This is not an abstraction or a dose of idealism.  If you are not walking toward your love you are, in all likelihood, walking away from what you fear. With fear as a motivator, the natural destination is a fort. Separation. Self-preservation. Exclusion. Living in a fortress makes for a very small world, a narrow band of  experience, lots of rules and a multitude of dull and angry days.

We are living in a time of overwhelming challenge. This pandemic mountain is steep. There is undeniable suffering. Fear is being fed. Conflict nurtured. Division fueled. Fear drives people to gather at the governor’s mansion and demand to open the economy. In their blind-fear-madness the protestors rave about acceptable losses. The mind can be a dull angry fortress when the heart is lost in the conditional. Souls twist.

Love, on the other hand, brings nurses and doctors, after attending to the sick and dying, to stand silently in the midst of the fear protestors. Their message is simple. Go home.

Do not doubt that these nurses and doctors are suffering, climbing a very tall and dangerous mountain, but it all makes sense because their love is without condition. They are asking all of us to do no more than think of the suffering of others. They are. Love without condition is simple. All inclusive. No loss is acceptable.

 

read Kerri’s blog post about SUFFERING GLORIOUSLY

 

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Keep Playing [on Two Artists Tuesday]

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As I reported several weeks ago, if you where standing on the far side of the piano, you’d never know Kerri was playing with casts on both of her wrists. You’d never know that she was playing with two broken wrists, her right thumb completely out of the line-up. Nine fingers doing the job of ten.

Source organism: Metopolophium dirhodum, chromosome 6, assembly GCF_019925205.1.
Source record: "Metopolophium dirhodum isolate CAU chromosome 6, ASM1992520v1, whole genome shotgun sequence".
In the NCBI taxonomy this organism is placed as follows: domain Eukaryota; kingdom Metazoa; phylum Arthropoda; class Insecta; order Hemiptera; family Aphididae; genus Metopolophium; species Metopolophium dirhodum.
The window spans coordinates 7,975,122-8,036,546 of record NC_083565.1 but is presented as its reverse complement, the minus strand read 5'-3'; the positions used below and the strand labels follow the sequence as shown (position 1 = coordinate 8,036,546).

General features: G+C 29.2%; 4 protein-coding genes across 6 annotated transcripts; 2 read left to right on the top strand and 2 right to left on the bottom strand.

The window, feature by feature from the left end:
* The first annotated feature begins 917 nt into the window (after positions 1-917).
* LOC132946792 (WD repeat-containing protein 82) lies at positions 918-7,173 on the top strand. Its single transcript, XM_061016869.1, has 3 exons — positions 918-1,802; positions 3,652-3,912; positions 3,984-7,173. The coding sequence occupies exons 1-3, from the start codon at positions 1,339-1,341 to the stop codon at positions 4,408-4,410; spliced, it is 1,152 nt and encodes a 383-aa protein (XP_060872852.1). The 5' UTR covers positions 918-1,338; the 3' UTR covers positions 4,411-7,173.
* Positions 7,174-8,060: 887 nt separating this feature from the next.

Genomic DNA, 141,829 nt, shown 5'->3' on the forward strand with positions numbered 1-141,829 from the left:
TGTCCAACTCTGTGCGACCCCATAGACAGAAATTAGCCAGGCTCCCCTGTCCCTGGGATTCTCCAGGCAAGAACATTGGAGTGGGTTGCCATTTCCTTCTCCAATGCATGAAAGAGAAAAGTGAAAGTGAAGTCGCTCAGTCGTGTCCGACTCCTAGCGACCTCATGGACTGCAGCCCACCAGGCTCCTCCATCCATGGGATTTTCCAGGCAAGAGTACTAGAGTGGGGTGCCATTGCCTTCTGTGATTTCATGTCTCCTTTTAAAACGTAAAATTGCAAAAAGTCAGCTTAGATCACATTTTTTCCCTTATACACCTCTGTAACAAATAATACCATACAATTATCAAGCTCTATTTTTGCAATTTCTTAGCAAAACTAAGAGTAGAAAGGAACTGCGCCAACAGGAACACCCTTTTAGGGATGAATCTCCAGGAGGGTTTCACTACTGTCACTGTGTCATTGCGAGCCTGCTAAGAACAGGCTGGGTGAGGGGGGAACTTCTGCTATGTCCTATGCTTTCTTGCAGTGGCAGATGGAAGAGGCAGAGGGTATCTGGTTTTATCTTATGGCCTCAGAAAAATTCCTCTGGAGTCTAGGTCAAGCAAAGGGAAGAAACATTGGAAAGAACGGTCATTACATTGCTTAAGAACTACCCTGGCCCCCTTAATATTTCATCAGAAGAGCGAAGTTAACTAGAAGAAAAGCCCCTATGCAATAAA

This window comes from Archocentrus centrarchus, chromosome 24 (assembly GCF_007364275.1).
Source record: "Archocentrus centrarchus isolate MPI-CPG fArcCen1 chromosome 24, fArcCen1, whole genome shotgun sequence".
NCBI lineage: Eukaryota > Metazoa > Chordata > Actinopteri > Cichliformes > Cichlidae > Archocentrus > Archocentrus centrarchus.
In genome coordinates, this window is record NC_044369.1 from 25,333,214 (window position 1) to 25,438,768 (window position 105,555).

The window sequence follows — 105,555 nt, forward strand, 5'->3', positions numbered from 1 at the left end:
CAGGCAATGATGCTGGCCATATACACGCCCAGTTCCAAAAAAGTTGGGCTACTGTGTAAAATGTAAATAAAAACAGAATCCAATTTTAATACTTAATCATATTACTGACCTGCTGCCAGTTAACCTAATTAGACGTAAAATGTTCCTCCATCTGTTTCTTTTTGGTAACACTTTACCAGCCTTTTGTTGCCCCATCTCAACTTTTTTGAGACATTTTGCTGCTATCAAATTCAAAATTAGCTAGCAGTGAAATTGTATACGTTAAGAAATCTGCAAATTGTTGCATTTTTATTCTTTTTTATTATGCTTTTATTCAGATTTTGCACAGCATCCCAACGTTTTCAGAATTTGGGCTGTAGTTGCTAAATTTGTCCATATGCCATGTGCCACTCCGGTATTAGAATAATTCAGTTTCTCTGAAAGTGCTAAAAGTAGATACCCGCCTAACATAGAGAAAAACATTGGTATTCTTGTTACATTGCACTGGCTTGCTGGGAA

As a composer, singer-songwriter, a person whose entire career, her livelihood, has been about playing the piano, she was at the keyboard four days after her fall. She had to know if she could play. I couldn’t believe my eyes or my ears. In my best mother hen voice, I suggested, “Maybe you should wait a bit.”

“I have to know,” she said with THAT tone in her voice.

When I first met her, I took note that she stands when she plays the piano. She is not a bench sitter. Rather, she is a full-body player. She is a full body composer. Sometimes the piano literally hops with the force of her playing. She is little but grows exponentially in energy and presence when she steps up to the keys. The first time she played for me I had to step back from the power that came through her.

Now, several weeks into her mending time, the casts are off and the splints are on. I tell her that they make her look all Mad Max. Michael Jackson’s glove is bush-league compared to her performer-fashion-statement: double black splints.  She looks like a pugilist getting into the ring with her piano. The disparity between her bruiser-piano-vogue and the beautiful music she creates makes my head swirl.

Of course, all of that piano punching has brought a new hurdle in the wrist recovery saga: tendonitis. She went on a Google frenzy when the hard nodules began forming in her palm. They hurt. “My palm is on fire!” she said, “What do you think they are?” Google inflamed her already wild imagination with horror diagnoses and none of the scenarios were good. In fact, they were downright dire.